13th Annual Plant-O-Rama

2009.02.05: Added link to Ann Raver's report.

This morning I attended part of the Metro Hort Group's (MHG) 13th Annual Plant-O-Rama at the Brooklyn Botanic Garden.

Exhibitors in the Palm House at BBG at the beginning of lunch break. It got much more crowded than this.
Plant-O-Rama 2009

This was my first time attending a horticultural trade show, so I didn't know quite what to expect. I attended as a member of the general public, interested in becoming, but not yet, a horticultural professional. I wanted to see what local resources might be available to the retail consumer. And I certainly was interested in the speakers.

I got to see Dan Hinkley, founder of the former Heronswood Nursery, and Dr. Michael Dosmann, curator of living collections at the Arnold Arboretum, speak about newly discovered, and newly appreciated, plants coming into the horticultural pipeline.

[Begin rant]

I did not get to see Ken Druse speak. Only when I returned from lunch for his 1pm lecture was I told I could not re-enter without a "green ticket." My admission fee did not cover the whole day, it only covered the morning. This restriction was not published anywhere, and I was not informed of this when I registered in the morning and they took my money from me. Sort of like paying for a double feature and being told to leave when the first movie finishes. So I left.

Plant-O-Rama 2009

I feel like a victim of Plant-O-Rama's success. They were disorganized, and no-one had correct information, or any information. Volunteers were dropped into their places with no orientation. They seemed overwhelmed by the numbers attending, and clearly have outgrown the space at BBG. In future years, MHG should not return there; instead, they should find a larger venue, such as the New York Botanical Garden. And MHG needs to get their act together, regardless of the venue. Their bait-and-switch admission policy is inexcusable for an "association of ... professionals."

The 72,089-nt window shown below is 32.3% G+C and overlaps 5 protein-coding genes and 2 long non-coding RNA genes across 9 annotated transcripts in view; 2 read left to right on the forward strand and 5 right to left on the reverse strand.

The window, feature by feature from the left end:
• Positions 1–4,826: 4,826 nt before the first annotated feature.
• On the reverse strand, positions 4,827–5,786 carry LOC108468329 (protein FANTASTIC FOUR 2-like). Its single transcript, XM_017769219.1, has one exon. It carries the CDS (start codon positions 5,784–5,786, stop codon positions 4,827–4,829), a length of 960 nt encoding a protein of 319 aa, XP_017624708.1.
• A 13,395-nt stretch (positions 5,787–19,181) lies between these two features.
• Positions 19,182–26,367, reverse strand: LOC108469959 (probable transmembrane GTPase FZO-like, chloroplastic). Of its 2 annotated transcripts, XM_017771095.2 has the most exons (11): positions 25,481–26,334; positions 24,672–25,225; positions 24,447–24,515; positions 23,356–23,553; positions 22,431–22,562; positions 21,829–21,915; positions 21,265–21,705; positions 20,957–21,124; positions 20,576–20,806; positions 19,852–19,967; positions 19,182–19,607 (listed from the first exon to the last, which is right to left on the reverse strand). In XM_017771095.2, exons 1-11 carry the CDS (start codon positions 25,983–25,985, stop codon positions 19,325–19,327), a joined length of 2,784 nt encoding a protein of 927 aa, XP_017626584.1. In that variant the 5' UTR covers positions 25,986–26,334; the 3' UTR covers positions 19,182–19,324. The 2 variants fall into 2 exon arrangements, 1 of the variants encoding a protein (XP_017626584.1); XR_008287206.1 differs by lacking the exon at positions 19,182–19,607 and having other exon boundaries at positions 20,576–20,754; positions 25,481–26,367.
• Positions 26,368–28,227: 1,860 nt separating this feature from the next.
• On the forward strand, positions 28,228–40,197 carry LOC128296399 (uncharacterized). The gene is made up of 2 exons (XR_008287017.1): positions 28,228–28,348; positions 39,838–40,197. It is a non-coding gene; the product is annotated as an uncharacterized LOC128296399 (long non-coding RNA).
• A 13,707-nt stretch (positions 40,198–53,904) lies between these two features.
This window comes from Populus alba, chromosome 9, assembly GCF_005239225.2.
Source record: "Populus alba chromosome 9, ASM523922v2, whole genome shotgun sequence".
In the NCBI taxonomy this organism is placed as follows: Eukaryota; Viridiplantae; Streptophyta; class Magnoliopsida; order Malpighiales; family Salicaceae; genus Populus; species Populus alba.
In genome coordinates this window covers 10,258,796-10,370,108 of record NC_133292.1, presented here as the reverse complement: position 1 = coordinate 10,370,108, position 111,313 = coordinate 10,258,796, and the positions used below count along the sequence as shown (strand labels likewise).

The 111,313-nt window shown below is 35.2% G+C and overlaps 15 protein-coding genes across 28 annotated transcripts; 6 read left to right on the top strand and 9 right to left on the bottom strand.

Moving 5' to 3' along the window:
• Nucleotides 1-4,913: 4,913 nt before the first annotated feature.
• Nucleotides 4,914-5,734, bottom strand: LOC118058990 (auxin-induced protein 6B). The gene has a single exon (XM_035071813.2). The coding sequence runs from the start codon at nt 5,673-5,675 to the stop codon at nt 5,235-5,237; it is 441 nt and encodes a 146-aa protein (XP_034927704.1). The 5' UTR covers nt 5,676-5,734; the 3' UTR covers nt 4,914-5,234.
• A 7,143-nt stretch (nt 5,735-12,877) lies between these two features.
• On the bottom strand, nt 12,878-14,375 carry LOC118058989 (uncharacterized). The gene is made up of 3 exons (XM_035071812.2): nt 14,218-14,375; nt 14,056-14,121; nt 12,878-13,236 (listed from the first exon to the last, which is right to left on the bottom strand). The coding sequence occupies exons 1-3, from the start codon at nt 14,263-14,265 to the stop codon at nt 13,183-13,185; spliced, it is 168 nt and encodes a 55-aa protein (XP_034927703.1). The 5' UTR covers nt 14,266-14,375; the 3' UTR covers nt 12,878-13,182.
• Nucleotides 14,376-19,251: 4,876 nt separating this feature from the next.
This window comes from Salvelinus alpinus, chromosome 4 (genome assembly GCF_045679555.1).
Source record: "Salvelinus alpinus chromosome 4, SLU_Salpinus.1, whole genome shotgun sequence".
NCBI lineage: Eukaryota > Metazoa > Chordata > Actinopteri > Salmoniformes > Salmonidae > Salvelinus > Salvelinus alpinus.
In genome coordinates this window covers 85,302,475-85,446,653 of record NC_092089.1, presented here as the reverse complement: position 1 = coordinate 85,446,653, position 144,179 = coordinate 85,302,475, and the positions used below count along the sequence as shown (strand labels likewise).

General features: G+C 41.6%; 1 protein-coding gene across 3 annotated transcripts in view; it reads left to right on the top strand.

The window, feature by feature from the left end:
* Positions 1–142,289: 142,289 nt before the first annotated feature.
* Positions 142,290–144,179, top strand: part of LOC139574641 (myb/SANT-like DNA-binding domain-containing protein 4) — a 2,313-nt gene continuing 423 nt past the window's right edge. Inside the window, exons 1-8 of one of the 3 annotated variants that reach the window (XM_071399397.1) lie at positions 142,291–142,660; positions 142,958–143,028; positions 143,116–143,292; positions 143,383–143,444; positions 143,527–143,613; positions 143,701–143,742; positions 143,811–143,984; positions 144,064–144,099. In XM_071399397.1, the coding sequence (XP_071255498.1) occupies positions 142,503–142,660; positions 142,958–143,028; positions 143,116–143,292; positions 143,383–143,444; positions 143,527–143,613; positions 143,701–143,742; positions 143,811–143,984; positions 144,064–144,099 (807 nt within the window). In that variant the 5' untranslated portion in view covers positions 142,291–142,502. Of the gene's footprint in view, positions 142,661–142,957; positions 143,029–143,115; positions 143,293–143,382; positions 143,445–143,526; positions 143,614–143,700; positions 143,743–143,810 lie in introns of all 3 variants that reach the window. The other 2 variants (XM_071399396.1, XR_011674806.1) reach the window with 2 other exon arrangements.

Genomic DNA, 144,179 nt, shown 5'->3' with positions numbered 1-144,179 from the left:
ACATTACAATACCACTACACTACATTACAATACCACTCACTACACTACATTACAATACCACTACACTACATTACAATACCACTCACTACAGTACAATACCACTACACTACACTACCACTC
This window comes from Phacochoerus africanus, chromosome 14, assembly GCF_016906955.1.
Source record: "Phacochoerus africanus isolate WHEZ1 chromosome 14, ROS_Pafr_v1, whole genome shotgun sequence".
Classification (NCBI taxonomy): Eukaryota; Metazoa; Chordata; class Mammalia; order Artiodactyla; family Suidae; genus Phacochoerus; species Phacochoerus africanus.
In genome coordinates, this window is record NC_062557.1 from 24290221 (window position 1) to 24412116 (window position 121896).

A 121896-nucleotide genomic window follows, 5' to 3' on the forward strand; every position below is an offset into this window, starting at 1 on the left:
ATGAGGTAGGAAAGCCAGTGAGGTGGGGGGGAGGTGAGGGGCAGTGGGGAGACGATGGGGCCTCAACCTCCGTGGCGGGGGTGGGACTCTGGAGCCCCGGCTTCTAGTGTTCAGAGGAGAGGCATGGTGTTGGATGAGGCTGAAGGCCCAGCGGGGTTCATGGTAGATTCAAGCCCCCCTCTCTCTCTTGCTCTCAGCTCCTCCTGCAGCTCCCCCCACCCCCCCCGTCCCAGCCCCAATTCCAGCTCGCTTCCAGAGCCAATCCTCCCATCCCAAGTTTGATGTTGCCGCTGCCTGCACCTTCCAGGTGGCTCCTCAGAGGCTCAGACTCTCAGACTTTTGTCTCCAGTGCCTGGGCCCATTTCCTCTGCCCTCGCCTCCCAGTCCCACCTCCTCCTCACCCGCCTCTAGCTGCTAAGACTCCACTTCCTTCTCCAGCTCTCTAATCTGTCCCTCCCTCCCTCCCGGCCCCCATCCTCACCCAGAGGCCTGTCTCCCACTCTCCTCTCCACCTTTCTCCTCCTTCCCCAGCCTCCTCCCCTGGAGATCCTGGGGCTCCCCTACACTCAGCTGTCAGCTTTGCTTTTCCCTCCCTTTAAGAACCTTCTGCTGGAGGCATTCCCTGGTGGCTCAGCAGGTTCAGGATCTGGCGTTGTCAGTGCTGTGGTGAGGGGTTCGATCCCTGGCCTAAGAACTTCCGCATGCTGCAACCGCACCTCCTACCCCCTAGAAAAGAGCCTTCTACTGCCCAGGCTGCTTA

[End rant]

In the morning, I tried some live micro-blogging ("tweeting" via Twitter) of my attendance. It would have been more fun if there were more of us doing it. Here are some highlights of my tweets from Dan Hinkley's presentation:

  • His recipe for Bald Eagle (just kidding!)
  • "It's about the foliage."
  • "It's taken me 25 years to 'get' grasses."
  • Actinidia is cat crack.
Dan focussed on the discovery of new plants in the wild and their introduction to horticulture. Also interesting to me was the perspectives he's gained from moving from a largely shaded location to a sunny, south-facing sloping overlooking Puget Sound (Hardiness Zone 8b, most of the time). It's there he's developed his new-found appreciation of grasses, now that he's been able to grow them and see them thrive in the conditions they require.

My first garden in New York City was a shaded backyard of a tenement building. It's there that I eventually learned to appreciate the pleasures of foliage form, texture and color, without the "distraction of flowers" as Hinkley put it during his talk. Our gardens teach us, and with each new garden we add something to our appreciation of plants.